Every taxpayer with US filing obligations, whether in the form of a tax return, a declaration of estimated tax payment or an informational disclosure, must be identified by a taxpayer’s identification number. Typically, such identification number is an individual’s social security number. If an individual is not eligible for a social security number, he or she can apply for an individual taxpayer identification number ITIN.
The 2015 Protecting Americans from Tax Hikes Act (the 2015 Path Act) has modified both procedural requirements on obtaining new ITINs and prescribed terms of the existing and new ITINs. The new rules are codified in the newly introduced Section 6109(i) of the Internal Revenue Code and are effective after December 18, 2015.
Under the new rules, the requirements for an ITIN application differ whether the applicant resides in the US or abroad. For applicants residing outside the US, the IRS allows to submit an ITIN application either (a) in-person to an IRS employee or a designee of the Secretary at a US diplomatic or consular post or (2) by mail with the IRS. The IRS is responsible for establishing procedures on submission by mail. It appears that there are no significant changes with the types of documents for proof of an applicant’s identity, foreign status and residency. Either original or certified copies should remain valid.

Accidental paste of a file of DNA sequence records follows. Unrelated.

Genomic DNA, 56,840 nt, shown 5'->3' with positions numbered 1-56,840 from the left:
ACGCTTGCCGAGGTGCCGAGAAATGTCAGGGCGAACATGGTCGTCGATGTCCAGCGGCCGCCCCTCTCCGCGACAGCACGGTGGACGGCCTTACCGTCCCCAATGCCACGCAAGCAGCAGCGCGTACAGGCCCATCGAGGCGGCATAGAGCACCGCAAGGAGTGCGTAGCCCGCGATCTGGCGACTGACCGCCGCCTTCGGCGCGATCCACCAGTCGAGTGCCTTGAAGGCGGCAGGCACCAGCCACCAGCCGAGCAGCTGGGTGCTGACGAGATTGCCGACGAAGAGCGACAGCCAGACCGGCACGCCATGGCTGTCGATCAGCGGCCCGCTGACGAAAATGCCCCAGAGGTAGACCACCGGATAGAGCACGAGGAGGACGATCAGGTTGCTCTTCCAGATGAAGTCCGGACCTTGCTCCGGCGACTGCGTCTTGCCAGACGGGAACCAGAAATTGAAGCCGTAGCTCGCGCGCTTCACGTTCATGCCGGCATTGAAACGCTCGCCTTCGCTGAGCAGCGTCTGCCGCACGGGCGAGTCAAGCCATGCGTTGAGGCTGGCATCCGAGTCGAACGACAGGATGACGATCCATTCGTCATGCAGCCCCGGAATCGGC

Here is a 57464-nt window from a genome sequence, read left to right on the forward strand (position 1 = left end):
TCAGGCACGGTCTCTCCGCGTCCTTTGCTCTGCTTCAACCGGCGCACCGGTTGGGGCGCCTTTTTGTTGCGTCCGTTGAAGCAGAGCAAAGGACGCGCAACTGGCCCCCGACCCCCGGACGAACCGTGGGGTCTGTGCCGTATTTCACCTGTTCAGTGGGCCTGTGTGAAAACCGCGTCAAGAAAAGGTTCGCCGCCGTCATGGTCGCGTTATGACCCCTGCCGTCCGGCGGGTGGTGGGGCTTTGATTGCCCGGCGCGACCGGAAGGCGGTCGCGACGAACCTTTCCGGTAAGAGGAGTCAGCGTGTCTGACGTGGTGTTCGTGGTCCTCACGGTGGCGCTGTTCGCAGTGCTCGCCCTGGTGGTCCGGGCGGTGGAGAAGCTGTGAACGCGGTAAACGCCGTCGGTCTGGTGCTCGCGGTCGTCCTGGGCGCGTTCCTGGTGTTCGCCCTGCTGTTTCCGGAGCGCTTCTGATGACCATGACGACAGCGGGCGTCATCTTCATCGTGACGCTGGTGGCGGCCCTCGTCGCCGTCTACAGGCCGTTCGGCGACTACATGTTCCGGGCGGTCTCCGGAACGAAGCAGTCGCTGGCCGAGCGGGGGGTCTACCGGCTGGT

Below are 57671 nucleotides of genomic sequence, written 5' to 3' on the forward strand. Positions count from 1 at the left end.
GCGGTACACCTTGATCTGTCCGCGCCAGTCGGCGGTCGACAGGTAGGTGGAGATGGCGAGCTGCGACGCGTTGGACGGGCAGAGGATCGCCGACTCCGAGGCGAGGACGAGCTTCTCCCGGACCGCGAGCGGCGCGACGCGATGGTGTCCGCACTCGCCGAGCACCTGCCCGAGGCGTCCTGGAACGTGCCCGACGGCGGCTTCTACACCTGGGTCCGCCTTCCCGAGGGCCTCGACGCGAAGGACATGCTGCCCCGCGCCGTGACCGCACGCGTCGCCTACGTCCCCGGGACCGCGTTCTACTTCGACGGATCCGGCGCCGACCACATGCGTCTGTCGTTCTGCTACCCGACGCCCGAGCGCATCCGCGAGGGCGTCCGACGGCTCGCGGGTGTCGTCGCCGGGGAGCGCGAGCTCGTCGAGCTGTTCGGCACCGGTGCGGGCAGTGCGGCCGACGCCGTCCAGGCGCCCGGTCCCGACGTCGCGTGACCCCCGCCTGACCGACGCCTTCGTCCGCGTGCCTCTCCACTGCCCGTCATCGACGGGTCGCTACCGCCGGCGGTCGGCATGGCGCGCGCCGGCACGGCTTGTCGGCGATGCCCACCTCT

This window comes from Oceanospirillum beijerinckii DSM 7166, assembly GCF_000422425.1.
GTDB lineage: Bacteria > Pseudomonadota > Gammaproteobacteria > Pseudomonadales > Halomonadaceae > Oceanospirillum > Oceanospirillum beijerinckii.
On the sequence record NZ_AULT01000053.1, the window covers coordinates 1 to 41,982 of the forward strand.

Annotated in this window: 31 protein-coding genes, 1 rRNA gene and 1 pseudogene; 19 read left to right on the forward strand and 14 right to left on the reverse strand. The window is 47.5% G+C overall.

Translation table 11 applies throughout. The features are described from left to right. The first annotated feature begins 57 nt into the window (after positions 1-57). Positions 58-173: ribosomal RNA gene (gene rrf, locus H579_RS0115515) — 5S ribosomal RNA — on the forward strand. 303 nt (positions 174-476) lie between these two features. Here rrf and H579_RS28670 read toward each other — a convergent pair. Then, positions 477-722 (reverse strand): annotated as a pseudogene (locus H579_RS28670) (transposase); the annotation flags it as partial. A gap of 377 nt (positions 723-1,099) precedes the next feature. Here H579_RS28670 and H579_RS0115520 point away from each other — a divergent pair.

Under the 2015 Path Act, the ITINs will be differentiated between all-purpose ITINs and treaty-benefits ITINs with distinguished numbers.
The new provision changes how long ITINs will remain in effect. For an ITIN obtained as of January 1, 2013 or later, it should become permanent for as long as its owner has filed a federal income tax return (claimed as a dependent on a return) for three consecutive tax years. Failure to meet the three-year reporting window will cause the ITIN to expire on December 31 of the third consecutive tax year.
For ITINs issued before January 1, 2013, the expiry date is determined based on whether or not a tax return has been filed for three consecutive tax years. If not filed, the ITIN invalidates on the earlier of the two: (1) the last date of the third consecutive tax year or (2) December 31, 2015. For filed returns, the ITINs are scheduled to expire on a staggered schedule between 2016 and 2019, based on the issuance year (pre-2008 through 2012). Unless, timely renewed, no pre-2013 issued ITINs will be valid past 2019.
Considering that the condition for an ITIN retention under the new rule is a three-year filing requirement of an income tax return as opposed to other disclosures, such as Form 8840, Closer Connection Exception Statement for Aliens, or Form 8843, Statement for Exempt Individuals and Individuals with a Medical Condition, taxpayers who wish to file the latter forms with an ITIN may want to start attaching them to 1040NR returns.
If the above changes apply to you and you need assistance in renewing an ITIN, please feel free to contact us.